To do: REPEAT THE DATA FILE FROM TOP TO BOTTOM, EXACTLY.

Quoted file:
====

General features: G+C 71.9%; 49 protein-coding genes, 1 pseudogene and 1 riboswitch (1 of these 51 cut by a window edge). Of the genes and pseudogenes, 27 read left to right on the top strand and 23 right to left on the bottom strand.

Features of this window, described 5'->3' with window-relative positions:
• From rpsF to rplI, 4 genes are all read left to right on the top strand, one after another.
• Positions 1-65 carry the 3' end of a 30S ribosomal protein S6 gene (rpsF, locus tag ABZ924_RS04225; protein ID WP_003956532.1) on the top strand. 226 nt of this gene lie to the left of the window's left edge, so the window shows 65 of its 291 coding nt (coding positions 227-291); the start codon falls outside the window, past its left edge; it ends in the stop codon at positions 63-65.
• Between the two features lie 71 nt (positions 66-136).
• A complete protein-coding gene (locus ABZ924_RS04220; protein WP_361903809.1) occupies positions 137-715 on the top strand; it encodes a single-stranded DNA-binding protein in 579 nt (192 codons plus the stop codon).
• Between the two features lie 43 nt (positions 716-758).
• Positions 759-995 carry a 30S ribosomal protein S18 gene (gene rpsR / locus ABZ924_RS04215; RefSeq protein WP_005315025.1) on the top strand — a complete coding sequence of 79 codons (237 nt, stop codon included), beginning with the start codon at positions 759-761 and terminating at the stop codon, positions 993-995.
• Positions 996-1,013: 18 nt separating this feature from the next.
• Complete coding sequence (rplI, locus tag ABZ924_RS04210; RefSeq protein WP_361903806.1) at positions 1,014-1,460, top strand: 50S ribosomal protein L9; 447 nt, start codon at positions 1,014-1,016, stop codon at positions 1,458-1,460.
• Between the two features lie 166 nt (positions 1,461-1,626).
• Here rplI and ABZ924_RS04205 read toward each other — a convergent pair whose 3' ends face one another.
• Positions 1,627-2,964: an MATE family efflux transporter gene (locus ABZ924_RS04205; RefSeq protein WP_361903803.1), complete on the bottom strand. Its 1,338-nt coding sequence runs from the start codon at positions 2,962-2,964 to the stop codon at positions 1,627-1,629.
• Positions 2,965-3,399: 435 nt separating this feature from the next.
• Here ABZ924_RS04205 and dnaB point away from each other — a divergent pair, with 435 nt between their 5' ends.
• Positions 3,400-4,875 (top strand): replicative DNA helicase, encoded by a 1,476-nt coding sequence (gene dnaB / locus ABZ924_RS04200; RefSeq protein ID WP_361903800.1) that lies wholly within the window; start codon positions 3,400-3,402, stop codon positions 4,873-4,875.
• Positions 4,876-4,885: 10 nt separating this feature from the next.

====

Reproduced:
General features: G+C 71.9%; 49 protein-coding genes, 1 pseudogene and 1 riboswitch (1 of these 51 cut by a window edge). Of the genes and pseudogenes, 27 read left to right on the top strand and 23 right to left on the bottom strand.

Features of this window, described 5'->3' with window-relative positions:
• From rpsF to rplI, 4 genes are all read left to right on the top strand, one after another.
• Positions 1-65 carry the 3' end of a 30S ribosomal protein S6 gene (rpsF, locus tag ABZ924_RS04225; protein ID WP_003956532.1) on the top strand. 226 nt of this gene lie to the left of the window's left edge, so the window shows 65 of its 291 coding nt (coding positions 227-291); the start codon falls outside the window, past its left edge; it ends in the stop codon at positions 63-65.
• Between the two features lie 71 nt (positions 66-136).
• A complete protein-coding gene (locus ABZ924_RS04220; protein WP_361903809.1) occupies positions 137-715 on the top strand; it encodes a single-stranded DNA-binding protein in 579 nt (192 codons plus the stop codon).
• Between the two features lie 43 nt (positions 716-758).
• Positions 759-995 carry a 30S ribosomal protein S18 gene (gene rpsR / locus ABZ924_RS04215; RefSeq protein WP_005315025.1) on the top strand — a complete coding sequence of 79 codons (237 nt, stop codon included), beginning with the start codon at positions 759-761 and terminating at the stop codon, positions 993-995.
• Positions 996-1,013: 18 nt separating this feature from the next.
• Complete coding sequence (rplI, locus tag ABZ924_RS04210; RefSeq protein WP_361903806.1) at positions 1,014-1,460, top strand: 50S ribosomal protein L9; 447 nt, start codon at positions 1,014-1,016, stop codon at positions 1,458-1,460.
• Between the two features lie 166 nt (positions 1,461-1,626).
• Here rplI and ABZ924_RS04205 read toward each other — a convergent pair whose 3' ends face one another.
• Positions 1,627-2,964: an MATE family efflux transporter gene (locus ABZ924_RS04205; RefSeq protein WP_361903803.1), complete on the bottom strand. Its 1,338-nt coding sequence runs from the start codon at positions 2,962-2,964 to the stop codon at positions 1,627-1,629.
• Positions 2,965-3,399: 435 nt separating this feature from the next.
• Here ABZ924_RS04205 and dnaB point away from each other — a divergent pair, with 435 nt between their 5' ends.
• Positions 3,400-4,875 (top strand): replicative DNA helicase, encoded by a 1,476-nt coding sequence (gene dnaB / locus ABZ924_RS04200; RefSeq protein ID WP_361903800.1) that lies wholly within the window; start codon positions 3,400-3,402, stop codon positions 4,873-4,875.
• Positions 4,876-4,885: 10 nt separating this feature from the next.